Religious Arguments - Use the Freedom of Religion clause of the First Amendment by taking a vow of poverty or fraudulently claiming charitable contributions of 50% or more of your adjusted gross income.

The Truth: Taking a purported vow of poverty or claiming fraudulent contributions to filter your money through a church is not legal. Fraudulent religious organizations use funds for personal expenses.

Internal Revenue Code Arguments - (1) There is no Internal Revenue Code that imposes taxes; (2) only "individuals" are required to pay taxes; or (3) IRS can only assess taxes against people who file returns.

The Truth: The tax law is found in Title 26 of the United States Code. Section 6012 of the Code makes clear that only people whose income falls below a certain level do not have to file returns. Section 6201 of the Code states that the Secretary of the Treasury is required to make assessments "of all taxes imposed by this title [Title 26]."

Forming a Trust Argument: - Forming a business trust to hold your income and assets will avoid taxes. A family estate trust will allow you to reduce or eliminate your tax liability.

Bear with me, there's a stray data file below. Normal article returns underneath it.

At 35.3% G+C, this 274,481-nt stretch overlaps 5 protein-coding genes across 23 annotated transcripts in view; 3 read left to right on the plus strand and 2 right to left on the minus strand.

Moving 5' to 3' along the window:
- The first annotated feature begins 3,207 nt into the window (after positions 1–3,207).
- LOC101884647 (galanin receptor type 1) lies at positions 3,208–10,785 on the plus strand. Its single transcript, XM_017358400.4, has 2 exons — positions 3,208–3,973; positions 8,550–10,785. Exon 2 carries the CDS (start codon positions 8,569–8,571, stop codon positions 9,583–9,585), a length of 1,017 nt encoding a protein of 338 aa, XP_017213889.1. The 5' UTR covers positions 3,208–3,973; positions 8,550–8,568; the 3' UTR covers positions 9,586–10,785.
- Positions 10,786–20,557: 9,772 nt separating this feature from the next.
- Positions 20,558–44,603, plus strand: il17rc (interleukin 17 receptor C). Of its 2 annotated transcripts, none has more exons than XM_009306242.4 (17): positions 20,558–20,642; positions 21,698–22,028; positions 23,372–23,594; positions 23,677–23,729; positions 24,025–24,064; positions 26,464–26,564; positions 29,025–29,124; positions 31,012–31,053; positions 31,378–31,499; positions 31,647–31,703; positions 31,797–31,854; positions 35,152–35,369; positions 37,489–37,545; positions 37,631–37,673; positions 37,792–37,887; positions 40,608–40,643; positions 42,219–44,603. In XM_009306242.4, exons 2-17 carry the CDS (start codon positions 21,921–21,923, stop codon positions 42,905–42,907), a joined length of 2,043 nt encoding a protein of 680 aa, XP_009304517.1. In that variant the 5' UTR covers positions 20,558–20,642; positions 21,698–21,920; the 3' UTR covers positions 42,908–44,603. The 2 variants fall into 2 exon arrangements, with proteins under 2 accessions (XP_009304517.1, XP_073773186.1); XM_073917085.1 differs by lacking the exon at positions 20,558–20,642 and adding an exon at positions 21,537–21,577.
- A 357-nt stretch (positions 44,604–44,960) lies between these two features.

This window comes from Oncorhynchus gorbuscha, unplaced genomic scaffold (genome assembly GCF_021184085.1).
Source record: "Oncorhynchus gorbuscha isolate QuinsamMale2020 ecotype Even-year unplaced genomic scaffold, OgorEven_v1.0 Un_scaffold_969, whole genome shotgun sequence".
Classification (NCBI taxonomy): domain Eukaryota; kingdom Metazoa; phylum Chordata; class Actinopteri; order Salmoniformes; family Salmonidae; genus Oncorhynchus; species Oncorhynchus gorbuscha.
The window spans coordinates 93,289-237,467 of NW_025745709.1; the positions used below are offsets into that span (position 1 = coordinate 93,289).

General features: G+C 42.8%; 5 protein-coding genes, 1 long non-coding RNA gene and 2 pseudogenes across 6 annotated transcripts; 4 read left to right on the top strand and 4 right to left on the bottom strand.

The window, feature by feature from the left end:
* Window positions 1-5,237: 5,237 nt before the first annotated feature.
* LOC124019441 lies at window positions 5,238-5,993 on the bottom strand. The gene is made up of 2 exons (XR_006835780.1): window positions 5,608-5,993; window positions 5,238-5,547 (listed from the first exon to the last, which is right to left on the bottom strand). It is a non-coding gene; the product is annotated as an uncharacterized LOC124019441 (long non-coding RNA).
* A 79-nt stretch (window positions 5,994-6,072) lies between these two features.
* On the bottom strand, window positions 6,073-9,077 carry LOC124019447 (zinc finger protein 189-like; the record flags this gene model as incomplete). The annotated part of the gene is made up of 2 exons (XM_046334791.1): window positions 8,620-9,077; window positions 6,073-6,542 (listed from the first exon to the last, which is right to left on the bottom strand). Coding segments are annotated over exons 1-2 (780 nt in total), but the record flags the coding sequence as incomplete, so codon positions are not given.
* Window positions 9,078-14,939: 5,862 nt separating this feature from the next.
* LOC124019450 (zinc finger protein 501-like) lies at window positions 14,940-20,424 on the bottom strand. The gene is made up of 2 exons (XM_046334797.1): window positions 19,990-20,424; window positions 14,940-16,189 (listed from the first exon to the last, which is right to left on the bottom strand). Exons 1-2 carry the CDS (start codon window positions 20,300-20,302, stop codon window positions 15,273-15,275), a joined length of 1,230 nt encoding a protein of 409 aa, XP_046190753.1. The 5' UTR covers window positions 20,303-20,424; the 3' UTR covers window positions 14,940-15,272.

The Truth: Establishing a trust, foreign or domestic, for the sole purpose of hiding your income and assets from taxation is illegal and will not absolve you of your tax liability. See IRS Publication 2193, "Should Your Financial Portfolio Include 'Too Good To Be Trusts?'"

Some American citizens use these and other clever arguments advocating non-compliance with the tax laws. Don't be misled. Inspect their promotional material carefully. Aside from being false and misleading, you will notice that it often contains elaborate disclaimers such as "this report is offered as vehicle for discussion and debate and for general informational purposes only. It does not constitute legal or professional advice and should not be relied on as a substitute for proper research and inquiries into original sources of authority." You will also find that many of these "tax experts" don't even follow their own advice but choose to pay their own taxes.

The IRS is will: (1) To assist taxpayers who have been misled to correct their filing status, and (2) To vigorously pursue prosecution and prison sentences for individuals who violate the tax laws.

To report suspicious or misleading tax information by an individual or group, contact your local IRS office or call IRS at 1-800-829-0433.

Recent Cases

The following case summaries are excerpts from public record documents on file in the court records in the judicial district in which the cases were prosecuted.